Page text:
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  • Writer's pictureJoel White

Q&A - corr(inflation,Fx)

Since inflation is always so high in many Latin American countries (~100% in Argentina), shouldn't we pass that through in our pricing?

"Yes" if you are pricing and performing that work in local currency, otherwise "not quite".

If pricing in local currency:

If you are pricing and performing multi-year (even multi-month) projects in Argentina in Argentine pesos (ARS), for example, yes you should account for its extreme inflation in your pricing. If it costs you 100 ARS to perform that work today, it will likely cost ~200 ARS to perform that work 12 months from now, so you need to account for that inflation in your ARS-denominated pricing.

If pricing in a large currency like USD, EUR, GBP, etc.

Learn the "exchange rate pass-through" principle, where high inflation in country A relative to country B weakens country A's currency exchange rate for country B's currency. The correlation is not a perfect 100% but the correlation increases the more extreme country A's inflation becomes.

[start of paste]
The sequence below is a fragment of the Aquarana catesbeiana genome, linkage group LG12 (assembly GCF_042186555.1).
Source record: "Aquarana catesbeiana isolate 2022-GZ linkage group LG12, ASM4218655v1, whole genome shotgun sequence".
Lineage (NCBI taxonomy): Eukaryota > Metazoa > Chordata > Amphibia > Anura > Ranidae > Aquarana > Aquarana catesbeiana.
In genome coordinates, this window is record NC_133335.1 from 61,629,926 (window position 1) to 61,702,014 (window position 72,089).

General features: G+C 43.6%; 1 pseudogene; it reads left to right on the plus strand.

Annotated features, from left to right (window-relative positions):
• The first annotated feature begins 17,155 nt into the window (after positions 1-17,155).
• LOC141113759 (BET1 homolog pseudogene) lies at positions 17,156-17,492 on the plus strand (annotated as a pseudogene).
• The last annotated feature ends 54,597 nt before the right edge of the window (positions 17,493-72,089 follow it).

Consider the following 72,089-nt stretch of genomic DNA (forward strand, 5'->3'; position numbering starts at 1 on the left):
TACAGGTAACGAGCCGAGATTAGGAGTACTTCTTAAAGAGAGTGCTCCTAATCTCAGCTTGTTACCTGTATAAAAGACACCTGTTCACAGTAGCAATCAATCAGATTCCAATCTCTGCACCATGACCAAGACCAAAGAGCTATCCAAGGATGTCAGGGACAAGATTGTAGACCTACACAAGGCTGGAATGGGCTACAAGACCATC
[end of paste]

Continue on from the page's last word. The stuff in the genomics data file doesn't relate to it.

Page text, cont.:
Argentina is a perfect example, with inflation running >20% per year since 2016 and heading towards hyperinflation now. The ARS->USD exchange rate has plummeted ~94% as a result. So while something that cost 100 ARS in 2016 would now cost ~1300 ARS today (>1200% increase), that same something expressed in USD would have decreased from $7.72 to ~$6 (100 ARS * 0.077 in ~2016 would now be 1300 ARS * 0.00473 today).

What to do? I recommend using "country B"'s inflation rate for pricing. So if you are pricing Latin America work in USD, apply your US inflation assumptions. If you are pricing substantial work in Latin America over multiple years, consider only building in inflation for the first 1-2 years and subjecting the out years to an annual re-baselining.


Contact me or book a meeting to discuss how these principles can be applied to improve the performance of your organization.

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